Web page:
The construction of the structure, from concrete work to the assembly, was completed with the help of the agriculture department student employees and facilities staff, Tony Lombardi, Nicholai Murray, and Tony Toste.
MLCCD has focused on dual enrollment and partnerships with K-12 districts as part of our strategic directions. Since the regulatory changes (AB 288) in 2016, MLCCD has pursued the implementation of College and Career Access Pathways (CCAP) agreements. Our first CCAP began in fall 2019. Prior to CCAP agreements, dual enrollment was offered through instructional service agreements with school districts. These agreements provide a foundation for dual enrollment and enrollment growth in the K-12 student sector.
MLCCD has approved CCAP agreements, which allows dual enrollment at high schools, with the following K-12 Districts. Even though we don’t have CCAP agreements, we still provide dual enrollment at all the sites below except Leggett. Anderson Valley is progress.
- Fort Bragg Unified
- Willits Unified
- Upper Lake Unified
- Mendocino Unified
- Round Valley Unified
- Lakeport Unified
Kelseyville Unified K-12 Sites
Pre-COVID pandemic MLCCD has offered dual enrollment courses on-site at the following high schools:
- Ukiah HS
- Clear Lake HS
- Fort Bragg HS
- Willits HS
- Upper Lake HS
- Mendocino HS
- Laytonville HS
- Kelseyville HS
- Anderson Valley HS
- Potter Valley HS
- Round Valley HS
- Pt. Arena HS
We also have offered classes at Sanhedrin HS (alternative school in Willits), Willits Charter School, the Accelerated Achievement Academy, and South Valley High School
Enrollment of K-12 students in MLCCD has been rising. This growth has been possible by the approval of CCAP agreement with our partner K-12 districts. This segment is one of the few areas that has not declined due to the pandemic.
Pre-pandemic K-12 enrollment has provided enrollment growth for the district, which counter statewide declines due to the strong economy.
Other news in Academic Affairs
Acting on a new amendment this academic year to Title 5, an ad hoc committee was formed to learn and lead on the Credit for Prior Learning (CPL) guidance information from the Chancellor’s Office. CPL is college credit awarded for validated college level skills and knowledge gained outside of a college classroom. The CPL ad hoc committee is composed of cross discipline faculty, staff and administrative members. We are developing our own CPL rubric to use with all students at Mendocino College. Many students in Career Education courses possessing college skills/ knowledge, students with military backgrounds, and many others will benefit from the new CPL amendment to Title 5.
On November 18 at 10 am, we will host a CPL Zoom presentation from state recognized experts Kate Mahar and Sunny Greene. Kate and Sunny have both been Guided Pathways Regional Coordinators appointed by the Chancellor’s Office. They will share CPL materials with our faculty, including available valuable tools and resources to successfully build our CPL protocols.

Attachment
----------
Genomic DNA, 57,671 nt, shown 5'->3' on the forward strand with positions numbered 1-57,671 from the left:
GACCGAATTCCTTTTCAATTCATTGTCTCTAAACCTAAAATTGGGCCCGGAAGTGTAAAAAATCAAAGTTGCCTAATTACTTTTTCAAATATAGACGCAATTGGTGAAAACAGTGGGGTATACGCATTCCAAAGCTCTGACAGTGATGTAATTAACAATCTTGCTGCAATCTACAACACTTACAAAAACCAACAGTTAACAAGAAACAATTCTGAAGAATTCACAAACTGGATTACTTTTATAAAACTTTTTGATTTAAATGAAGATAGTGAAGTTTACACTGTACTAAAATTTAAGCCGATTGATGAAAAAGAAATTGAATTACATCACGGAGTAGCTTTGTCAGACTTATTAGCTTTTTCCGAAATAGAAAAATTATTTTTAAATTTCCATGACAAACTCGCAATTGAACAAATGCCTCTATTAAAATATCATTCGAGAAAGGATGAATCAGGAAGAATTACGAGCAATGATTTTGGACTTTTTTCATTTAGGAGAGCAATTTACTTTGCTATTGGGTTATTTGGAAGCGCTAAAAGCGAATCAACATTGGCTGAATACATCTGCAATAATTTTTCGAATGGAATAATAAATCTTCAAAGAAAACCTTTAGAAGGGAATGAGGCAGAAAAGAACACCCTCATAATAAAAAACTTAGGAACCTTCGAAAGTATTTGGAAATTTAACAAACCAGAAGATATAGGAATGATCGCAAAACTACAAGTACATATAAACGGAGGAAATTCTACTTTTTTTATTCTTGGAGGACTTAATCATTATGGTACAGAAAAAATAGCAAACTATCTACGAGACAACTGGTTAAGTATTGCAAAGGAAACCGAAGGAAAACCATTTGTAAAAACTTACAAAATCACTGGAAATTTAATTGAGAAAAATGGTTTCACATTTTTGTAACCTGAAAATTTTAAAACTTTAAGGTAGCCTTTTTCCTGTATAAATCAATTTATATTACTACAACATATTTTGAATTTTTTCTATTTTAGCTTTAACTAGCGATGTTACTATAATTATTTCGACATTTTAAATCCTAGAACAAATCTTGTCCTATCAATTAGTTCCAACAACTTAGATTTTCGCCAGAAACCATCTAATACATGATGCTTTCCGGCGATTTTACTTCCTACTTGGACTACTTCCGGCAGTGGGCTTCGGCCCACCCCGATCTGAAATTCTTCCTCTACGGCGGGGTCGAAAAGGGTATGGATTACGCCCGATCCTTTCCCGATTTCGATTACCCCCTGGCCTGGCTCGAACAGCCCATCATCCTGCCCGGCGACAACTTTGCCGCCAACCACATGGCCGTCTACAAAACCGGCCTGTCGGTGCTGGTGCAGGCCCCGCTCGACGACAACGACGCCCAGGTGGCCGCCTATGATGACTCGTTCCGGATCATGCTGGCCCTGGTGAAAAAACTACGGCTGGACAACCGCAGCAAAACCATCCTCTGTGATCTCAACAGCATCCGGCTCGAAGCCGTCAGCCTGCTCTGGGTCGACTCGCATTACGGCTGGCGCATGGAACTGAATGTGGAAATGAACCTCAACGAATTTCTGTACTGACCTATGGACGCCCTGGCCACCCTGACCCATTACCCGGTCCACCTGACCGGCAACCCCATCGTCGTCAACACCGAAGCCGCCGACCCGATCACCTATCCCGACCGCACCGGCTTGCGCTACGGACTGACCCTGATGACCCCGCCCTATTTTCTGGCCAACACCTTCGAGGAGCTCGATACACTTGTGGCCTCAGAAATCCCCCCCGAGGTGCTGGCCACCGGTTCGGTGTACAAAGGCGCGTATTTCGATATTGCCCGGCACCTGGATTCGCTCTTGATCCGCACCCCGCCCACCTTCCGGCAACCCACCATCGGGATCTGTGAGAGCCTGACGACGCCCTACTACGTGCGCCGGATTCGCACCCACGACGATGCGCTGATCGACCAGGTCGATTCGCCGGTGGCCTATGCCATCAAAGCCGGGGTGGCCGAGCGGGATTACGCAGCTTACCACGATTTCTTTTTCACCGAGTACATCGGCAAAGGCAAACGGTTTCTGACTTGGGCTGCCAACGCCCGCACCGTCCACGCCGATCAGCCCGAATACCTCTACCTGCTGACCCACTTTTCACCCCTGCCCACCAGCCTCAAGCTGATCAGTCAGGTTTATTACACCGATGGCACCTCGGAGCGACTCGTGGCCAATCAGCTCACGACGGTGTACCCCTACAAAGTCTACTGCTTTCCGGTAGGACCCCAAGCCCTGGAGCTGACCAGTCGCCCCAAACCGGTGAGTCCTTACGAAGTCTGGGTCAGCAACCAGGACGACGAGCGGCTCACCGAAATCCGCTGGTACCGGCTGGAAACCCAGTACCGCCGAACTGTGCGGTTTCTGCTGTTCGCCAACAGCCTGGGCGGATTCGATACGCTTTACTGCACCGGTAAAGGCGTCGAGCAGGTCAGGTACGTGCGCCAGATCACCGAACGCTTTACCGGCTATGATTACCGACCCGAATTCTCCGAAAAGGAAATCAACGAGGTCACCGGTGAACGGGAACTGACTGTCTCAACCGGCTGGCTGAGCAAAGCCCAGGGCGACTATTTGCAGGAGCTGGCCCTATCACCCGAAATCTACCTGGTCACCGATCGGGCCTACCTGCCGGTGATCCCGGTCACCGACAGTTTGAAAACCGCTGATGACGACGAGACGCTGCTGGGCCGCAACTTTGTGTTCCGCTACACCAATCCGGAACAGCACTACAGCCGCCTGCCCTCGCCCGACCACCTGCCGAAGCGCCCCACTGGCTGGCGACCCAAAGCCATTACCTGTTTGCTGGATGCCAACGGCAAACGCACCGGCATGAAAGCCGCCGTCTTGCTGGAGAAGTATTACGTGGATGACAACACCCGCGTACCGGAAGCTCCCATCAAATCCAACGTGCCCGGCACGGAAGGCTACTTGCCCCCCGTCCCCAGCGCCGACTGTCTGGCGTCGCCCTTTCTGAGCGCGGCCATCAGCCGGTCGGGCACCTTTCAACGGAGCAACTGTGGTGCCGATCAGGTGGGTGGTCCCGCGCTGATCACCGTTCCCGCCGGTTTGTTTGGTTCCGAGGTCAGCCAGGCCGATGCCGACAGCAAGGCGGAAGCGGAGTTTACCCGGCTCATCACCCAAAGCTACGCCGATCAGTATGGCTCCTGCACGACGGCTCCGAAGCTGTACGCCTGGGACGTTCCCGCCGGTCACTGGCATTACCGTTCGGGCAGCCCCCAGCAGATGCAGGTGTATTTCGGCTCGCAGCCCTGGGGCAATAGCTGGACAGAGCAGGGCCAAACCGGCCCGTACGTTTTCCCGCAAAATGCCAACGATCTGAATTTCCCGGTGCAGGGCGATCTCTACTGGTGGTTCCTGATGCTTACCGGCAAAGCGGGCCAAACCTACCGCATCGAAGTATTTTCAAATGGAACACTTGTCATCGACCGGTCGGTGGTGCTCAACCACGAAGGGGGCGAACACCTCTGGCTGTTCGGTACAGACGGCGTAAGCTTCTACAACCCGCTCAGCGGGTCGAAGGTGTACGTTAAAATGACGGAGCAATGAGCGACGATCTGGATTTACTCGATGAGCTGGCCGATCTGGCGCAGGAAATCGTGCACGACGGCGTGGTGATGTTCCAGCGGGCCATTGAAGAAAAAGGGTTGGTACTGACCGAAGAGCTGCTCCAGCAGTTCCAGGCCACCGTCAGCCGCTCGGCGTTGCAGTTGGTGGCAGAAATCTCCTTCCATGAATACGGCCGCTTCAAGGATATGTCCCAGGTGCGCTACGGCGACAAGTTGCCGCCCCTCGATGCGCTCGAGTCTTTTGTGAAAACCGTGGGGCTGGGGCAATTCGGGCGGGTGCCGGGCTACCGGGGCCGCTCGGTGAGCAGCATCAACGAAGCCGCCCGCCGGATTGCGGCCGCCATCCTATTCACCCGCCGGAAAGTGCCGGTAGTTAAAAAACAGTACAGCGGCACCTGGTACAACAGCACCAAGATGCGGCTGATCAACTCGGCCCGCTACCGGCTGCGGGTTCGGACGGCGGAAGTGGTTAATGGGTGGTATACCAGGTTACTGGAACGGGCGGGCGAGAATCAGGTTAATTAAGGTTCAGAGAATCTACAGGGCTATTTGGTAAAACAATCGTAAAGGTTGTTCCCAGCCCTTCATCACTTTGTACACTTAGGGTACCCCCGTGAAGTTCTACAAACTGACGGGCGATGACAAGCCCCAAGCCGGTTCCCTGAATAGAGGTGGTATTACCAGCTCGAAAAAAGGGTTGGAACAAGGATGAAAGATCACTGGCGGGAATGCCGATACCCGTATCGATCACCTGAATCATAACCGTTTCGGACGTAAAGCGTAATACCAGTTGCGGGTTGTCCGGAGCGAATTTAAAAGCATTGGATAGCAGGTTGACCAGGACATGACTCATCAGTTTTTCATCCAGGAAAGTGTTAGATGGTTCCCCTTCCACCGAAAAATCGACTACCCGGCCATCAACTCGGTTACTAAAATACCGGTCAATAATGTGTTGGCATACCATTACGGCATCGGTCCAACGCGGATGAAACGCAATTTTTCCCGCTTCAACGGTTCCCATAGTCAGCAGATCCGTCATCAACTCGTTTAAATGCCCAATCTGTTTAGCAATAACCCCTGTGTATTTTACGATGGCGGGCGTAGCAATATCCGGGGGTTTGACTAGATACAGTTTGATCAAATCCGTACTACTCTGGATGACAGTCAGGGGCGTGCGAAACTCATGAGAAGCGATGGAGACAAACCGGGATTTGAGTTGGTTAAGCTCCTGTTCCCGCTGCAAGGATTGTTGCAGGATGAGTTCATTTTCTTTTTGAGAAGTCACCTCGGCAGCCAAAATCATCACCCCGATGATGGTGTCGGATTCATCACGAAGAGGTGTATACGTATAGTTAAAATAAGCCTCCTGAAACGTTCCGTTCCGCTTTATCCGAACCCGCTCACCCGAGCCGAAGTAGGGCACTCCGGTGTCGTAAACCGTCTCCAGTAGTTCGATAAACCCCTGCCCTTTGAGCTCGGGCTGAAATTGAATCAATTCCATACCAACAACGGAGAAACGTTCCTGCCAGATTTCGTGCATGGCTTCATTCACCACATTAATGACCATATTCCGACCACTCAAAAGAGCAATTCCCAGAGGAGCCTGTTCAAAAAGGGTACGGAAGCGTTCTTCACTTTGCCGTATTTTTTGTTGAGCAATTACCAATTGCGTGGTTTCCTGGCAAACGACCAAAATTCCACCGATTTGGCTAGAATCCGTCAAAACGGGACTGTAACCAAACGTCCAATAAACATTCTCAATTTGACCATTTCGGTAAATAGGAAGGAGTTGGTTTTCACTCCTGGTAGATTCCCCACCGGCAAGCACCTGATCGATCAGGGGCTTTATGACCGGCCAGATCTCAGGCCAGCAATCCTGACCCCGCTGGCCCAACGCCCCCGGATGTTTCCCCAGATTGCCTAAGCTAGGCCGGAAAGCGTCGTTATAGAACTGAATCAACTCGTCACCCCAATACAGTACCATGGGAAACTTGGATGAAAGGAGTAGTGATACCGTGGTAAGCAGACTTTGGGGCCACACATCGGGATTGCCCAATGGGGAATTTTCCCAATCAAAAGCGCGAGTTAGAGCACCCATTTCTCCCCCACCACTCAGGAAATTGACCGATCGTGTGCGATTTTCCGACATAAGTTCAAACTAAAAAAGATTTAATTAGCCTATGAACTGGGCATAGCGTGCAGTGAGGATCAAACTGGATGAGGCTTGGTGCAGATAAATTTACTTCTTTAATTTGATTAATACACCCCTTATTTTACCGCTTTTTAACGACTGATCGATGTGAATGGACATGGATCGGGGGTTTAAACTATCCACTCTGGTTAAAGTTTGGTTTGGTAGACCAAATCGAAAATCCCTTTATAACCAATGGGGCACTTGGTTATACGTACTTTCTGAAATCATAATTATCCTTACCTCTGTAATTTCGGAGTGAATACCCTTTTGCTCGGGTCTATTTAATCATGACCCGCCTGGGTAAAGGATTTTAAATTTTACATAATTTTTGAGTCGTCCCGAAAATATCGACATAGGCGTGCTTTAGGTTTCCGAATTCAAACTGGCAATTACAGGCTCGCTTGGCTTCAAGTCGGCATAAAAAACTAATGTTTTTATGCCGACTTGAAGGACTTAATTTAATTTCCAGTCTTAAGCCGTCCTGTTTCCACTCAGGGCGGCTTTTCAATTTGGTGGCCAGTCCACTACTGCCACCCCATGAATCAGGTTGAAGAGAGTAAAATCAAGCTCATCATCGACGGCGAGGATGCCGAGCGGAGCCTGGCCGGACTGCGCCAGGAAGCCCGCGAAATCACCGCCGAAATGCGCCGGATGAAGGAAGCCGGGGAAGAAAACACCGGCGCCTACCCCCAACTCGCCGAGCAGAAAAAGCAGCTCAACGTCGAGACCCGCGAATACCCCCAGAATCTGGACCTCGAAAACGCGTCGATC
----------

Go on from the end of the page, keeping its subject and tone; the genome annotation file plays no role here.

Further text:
As discussed during the budget presentation at the last meeting, the 2020/21 State budget included substantial deferrals of cash payments from this fiscal year to next fiscal year. The deferrals total $5.2 million for the District. VP Cichocki and Director Atherton, in consultation with our external auditors, have spent considerable time creating and analyzing cash flow projections. The cash projections were reviewed with the Planning and Budgeting Committee (PBC) on November 3, 2020. The projections show that the college will have sufficient funds within all the funds of the college to remain cash solvent during the deferral and payback period. Administration will continue to monitor the cash flow projections and will update to actuals each month. Should the deferrals continue into next fiscal year, the college will likely have to take on the expense of borrowing funds, such as participating in a pooled Tax and Revenue Anticipation Note (TRAN).
Information Technology (IT)
The IT Department, working with the Technology Committee and constituent groups, recently completed the creation of a 2020-2023 Technology Action Plan to guide the district’s efforts to expand the use of technology to support staff and students. The plan provides a description of the current status of technology, makes recommendations for improvement, and provides a list of actions through the 2022/23 school year. The plan will be reviewed and updated on an annual basis to monitor progress and make any needed adjustments to meet changing needs. The plan was presented to PBC on November 3.